When Nate Simon made his quiet appearance seven years ago, there
wasn't a party in his mom's hospital room like there had been with
his four siblings. Instead, as Holly Simon remembers it, the nurses
avoided eye contact and the doctors kept saying they were
"I didn't quite know what they were sorry for," Simon
Sorry that Nate had Down syndrome? Surrounded by so many
unsmiling faces, she could only wonder what the doctors weren't
telling her. Was he going to die?
In those early days, she heard only the bad things about having
a child with Down syndrome. She had no idea how deeply she'd fall
in love with the boy or how much she and her family would learn
Simon, who lives in Chicago's Beverly neighborhood, still feels
a twinge of guilt that tears replaced the celebration of Nate's
November birth. She now celebrates it big every year with a
community fundraiser called Holly Days that has sent thousands of
dollars to the National Association for Down Syndrome, the first
stop on many families' unfamiliar special needs journey.
Raising Nate has been a family affair. Simon describes how the
family functions as a simple machine where everyone works together
seamlessly without directions.
"If I pretend for a second that it is not hard, I'm a liar
because it's hard. There are days that I cry, there are days that I
hurt for him, there are days I'm scared for him, but then I go back
to, 'I have a choice.' Which one will overpower me, the sadness and
the fear or the joys and the happiness? I choose to be happy and to
embrace it. It is what it is."
Best advice ever received: "Just take one day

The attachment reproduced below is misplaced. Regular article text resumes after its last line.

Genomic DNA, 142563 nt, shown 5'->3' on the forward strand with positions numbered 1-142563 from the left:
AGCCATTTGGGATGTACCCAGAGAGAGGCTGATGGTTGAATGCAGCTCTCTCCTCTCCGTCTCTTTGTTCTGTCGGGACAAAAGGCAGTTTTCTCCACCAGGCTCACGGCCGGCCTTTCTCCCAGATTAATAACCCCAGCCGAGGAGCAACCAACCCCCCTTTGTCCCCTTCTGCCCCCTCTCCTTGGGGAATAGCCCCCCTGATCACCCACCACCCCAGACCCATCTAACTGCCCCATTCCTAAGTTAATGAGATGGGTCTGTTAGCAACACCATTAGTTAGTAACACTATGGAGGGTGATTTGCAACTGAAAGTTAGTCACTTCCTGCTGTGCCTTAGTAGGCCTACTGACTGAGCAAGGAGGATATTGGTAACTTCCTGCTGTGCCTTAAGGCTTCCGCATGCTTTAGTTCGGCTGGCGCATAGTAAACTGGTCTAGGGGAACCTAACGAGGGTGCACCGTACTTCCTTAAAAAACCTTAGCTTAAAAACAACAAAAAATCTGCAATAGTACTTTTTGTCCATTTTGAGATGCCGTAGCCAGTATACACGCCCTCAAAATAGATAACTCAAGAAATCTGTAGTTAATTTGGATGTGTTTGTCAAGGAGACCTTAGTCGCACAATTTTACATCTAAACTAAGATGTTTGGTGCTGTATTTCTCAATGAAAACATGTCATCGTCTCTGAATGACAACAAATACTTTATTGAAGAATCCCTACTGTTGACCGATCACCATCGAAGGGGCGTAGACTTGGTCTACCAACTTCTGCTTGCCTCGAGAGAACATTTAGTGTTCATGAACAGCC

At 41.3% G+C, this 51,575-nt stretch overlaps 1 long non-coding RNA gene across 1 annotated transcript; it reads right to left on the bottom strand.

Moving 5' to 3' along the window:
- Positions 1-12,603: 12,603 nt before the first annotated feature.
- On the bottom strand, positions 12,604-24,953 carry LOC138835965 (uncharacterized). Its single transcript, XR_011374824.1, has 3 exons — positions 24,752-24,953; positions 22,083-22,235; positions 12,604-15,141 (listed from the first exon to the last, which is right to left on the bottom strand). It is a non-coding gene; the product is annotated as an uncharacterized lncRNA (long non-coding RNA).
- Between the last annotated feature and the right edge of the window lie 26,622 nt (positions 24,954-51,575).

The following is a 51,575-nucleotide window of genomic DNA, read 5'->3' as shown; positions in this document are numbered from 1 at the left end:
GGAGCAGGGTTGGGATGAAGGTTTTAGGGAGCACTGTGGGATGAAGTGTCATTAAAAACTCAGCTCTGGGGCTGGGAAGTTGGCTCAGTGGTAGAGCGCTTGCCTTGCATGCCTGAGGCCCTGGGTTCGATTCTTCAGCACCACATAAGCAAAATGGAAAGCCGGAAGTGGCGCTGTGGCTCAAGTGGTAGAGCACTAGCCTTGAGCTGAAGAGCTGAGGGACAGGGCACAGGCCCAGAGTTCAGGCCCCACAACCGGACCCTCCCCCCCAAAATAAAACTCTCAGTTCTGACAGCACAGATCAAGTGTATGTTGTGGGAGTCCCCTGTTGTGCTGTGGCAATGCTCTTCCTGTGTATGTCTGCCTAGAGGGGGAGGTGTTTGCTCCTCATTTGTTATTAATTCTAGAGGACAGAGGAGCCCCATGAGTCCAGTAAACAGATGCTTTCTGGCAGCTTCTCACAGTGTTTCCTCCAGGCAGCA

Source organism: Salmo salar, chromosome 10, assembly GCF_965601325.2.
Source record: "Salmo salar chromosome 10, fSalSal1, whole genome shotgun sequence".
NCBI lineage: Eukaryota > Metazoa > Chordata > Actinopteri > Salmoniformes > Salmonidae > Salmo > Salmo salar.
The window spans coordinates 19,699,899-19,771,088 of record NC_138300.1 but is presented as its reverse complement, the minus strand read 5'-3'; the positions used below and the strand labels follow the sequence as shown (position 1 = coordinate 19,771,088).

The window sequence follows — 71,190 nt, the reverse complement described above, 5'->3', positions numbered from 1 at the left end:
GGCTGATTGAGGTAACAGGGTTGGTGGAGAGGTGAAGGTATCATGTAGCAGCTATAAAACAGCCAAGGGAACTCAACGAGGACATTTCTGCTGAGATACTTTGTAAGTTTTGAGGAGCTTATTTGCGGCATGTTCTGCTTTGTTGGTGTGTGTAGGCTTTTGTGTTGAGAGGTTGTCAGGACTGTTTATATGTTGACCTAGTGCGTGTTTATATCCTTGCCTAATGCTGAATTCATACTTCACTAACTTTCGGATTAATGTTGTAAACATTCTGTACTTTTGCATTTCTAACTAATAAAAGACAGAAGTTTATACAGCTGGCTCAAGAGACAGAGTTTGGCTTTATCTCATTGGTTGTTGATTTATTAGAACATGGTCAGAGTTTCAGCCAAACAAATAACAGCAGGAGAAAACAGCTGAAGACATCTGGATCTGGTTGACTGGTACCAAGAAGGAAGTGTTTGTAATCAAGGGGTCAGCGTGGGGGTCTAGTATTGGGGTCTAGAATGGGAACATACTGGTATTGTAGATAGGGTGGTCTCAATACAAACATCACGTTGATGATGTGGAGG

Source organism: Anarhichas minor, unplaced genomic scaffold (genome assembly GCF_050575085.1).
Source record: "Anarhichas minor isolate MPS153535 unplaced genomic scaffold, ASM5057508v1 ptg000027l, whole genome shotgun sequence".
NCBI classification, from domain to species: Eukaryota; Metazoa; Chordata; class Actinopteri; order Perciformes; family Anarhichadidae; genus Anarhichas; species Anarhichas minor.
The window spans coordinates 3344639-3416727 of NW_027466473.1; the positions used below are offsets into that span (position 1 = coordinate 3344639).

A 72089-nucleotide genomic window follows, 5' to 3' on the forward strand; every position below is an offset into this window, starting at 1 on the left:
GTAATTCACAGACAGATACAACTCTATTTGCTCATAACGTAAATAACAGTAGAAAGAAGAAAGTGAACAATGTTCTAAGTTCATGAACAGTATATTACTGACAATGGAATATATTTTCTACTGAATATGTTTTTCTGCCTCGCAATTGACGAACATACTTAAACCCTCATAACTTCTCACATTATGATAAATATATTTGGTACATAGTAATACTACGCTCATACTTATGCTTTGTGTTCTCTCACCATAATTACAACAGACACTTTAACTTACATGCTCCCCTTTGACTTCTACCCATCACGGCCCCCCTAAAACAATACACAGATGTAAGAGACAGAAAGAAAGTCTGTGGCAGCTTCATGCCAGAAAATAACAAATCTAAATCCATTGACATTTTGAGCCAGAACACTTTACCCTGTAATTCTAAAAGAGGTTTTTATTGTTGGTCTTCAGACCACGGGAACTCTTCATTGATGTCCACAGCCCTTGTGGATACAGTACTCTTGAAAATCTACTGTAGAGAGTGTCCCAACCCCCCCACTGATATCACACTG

at a time, one step at a time, even if it is baby steps, but keep
on walking. … It works for many different lessons in life."
The one thing you have learned: "I have learned
he always exceeds my expectations on the bar that day, so I keep
having to raise it. That teachers and doctors don't always have the
right answers and you as a parent have to believe in yourself that
you might know the right direction. My favorite, of course, came
from my mother, to accept that it is what it is and it will be what
it will be. Just take whatever it is that has been given to you and
go forward with it."
Your hope for Nate's future: She and her
husband, Dan, don't think about his future too often, she admits.
"There's a whole pocket of hope and excitement and there's a whole
other area of fear," she says. "Our hopes for him: To be happy,
successful, to be accepted, all the answers any parent in the
universe would have. But more so, I pray that he is surrounded by
people who laugh with him and not at him and that he never knows
someone is laughing at him."
Tamara is the editor of Chicago Parent and mom of three.
See more of Tamara's stories here.
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